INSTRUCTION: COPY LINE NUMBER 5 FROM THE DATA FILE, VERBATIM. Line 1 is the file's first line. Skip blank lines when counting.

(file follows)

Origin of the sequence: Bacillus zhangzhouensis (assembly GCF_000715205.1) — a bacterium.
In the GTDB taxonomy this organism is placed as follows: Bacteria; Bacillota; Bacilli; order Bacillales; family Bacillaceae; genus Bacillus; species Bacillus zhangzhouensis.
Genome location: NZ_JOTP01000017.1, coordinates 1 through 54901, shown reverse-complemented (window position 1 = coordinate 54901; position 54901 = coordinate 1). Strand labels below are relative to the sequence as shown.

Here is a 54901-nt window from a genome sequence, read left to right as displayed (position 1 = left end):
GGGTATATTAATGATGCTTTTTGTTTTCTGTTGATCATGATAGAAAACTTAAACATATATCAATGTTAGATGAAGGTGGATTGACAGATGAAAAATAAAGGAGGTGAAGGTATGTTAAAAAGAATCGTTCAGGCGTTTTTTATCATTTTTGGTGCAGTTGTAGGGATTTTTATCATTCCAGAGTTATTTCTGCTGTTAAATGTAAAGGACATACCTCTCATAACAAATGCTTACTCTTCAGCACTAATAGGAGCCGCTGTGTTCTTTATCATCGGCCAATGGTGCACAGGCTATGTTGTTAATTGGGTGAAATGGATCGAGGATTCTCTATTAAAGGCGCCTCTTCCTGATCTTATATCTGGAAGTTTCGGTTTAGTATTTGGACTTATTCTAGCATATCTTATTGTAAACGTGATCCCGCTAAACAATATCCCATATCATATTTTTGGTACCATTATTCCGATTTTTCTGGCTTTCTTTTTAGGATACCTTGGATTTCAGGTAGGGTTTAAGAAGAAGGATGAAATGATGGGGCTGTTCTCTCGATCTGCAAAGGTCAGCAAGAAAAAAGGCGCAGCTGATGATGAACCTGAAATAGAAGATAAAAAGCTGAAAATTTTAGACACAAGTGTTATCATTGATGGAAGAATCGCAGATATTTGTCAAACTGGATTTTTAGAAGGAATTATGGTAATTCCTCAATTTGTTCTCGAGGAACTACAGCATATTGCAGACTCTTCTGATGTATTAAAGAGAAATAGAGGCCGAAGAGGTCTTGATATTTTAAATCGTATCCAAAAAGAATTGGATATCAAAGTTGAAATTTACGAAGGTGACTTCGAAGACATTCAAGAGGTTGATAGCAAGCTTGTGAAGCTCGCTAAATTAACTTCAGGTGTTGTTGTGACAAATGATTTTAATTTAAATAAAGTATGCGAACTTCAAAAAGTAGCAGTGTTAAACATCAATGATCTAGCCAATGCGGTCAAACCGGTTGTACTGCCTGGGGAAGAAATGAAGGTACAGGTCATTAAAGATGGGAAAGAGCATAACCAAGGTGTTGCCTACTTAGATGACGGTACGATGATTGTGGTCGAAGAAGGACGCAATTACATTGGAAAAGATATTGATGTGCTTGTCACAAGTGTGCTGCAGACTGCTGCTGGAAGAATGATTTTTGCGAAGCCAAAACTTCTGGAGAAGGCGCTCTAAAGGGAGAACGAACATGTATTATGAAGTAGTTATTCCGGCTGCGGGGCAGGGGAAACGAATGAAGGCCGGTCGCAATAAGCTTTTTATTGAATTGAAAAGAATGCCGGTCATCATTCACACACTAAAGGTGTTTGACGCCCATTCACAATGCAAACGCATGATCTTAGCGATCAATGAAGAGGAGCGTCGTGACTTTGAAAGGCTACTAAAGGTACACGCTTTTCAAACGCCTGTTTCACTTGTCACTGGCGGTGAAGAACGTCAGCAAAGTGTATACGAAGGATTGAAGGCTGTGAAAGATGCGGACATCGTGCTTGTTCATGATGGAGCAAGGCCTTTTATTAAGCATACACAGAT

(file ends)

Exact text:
GGGTATATTAATGATGCTTTTTGTTTTCTGTTGATCATGATAGAAAACTTAAACATATATCAATGTTAGATGAAGGTGGATTGACAGATGAAAAATAAAGGAGGTGAAGGTATGTTAAAAAGAATCGTTCAGGCGTTTTTTATCATTTTTGGTGCAGTTGTAGGGATTTTTATCATTCCAGAGTTATTTCTGCTGTTAAATGTAAAGGACATACCTCTCATAACAAATGCTTACTCTTCAGCACTAATAGGAGCCGCTGTGTTCTTTATCATCGGCCAATGGTGCACAGGCTATGTTGTTAATTGGGTGAAATGGATCGAGGATTCTCTATTAAAGGCGCCTCTTCCTGATCTTATATCTGGAAGTTTCGGTTTAGTATTTGGACTTATTCTAGCATATCTTATTGTAAACGTGATCCCGCTAAACAATATCCCATATCATATTTTTGGTACCATTATTCCGATTTTTCTGGCTTTCTTTTTAGGATACCTTGGATTTCAGGTAGGGTTTAAGAAGAAGGATGAAATGATGGGGCTGTTCTCTCGATCTGCAAAGGTCAGCAAGAAAAAAGGCGCAGCTGATGATGAACCTGAAATAGAAGATAAAAAGCTGAAAATTTTAGACACAAGTGTTATCATTGATGGAAGAATCGCAGATATTTGTCAAACTGGATTTTTAGAAGGAATTATGGTAATTCCTCAATTTGTTCTCGAGGAACTACAGCATATTGCAGACTCTTCTGATGTATTAAAGAGAAATAGAGGCCGAAGAGGTCTTGATATTTTAAATCGTATCCAAAAAGAATTGGATATCAAAGTTGAAATTTACGAAGGTGACTTCGAAGACATTCAAGAGGTTGATAGCAAGCTTGTGAAGCTCGCTAAATTAACTTCAGGTGTTGTTGTGACAAATGATTTTAATTTAAATAAAGTATGCGAACTTCAAAAAGTAGCAGTGTTAAACATCAATGATCTAGCCAATGCGGTCAAACCGGTTGTACTGCCTGGGGAAGAAATGAAGGTACAGGTCATTAAAGATGGGAAAGAGCATAACCAAGGTGTTGCCTACTTAGATGACGGTACGATGATTGTGGTCGAAGAAGGACGCAATTACATTGGAAAAGATATTGATGTGCTTGTCACAAGTGTGCTGCAGACTGCTGCTGGAAGAATGATTTTTGCGAAGCCAAAACTTCTGGAGAAGGCGCTCTAAAGGGAGAACGAACATGTATTATGAAGTAGTTATTCCGGCTGCGGGGCAGGGGAAACGAATGAAGGCCGGTCGCAATAAGCTTTTTATTGAATTGAAAAGAATGCCGGTCATCATTCACACACTAAAGGTGTTTGACGCCCATTCACAATGCAAACGCATGATCTTAGCGATCAATGAAGAGGAGCGTCGTGACTTTGAAAGGCTACTAAAGGTACACGCTTTTCAAACGCCTGTTTCACTTGTCACTGGCGGTGAAGAACGTCAGCAAAGTGTATACGAAGGATTGAAGGCTGTGAAAGATGCGGACATCGTGCTTGTTCATGATGGAGCAAGGCCTTTTATTAAGCATACACAGAT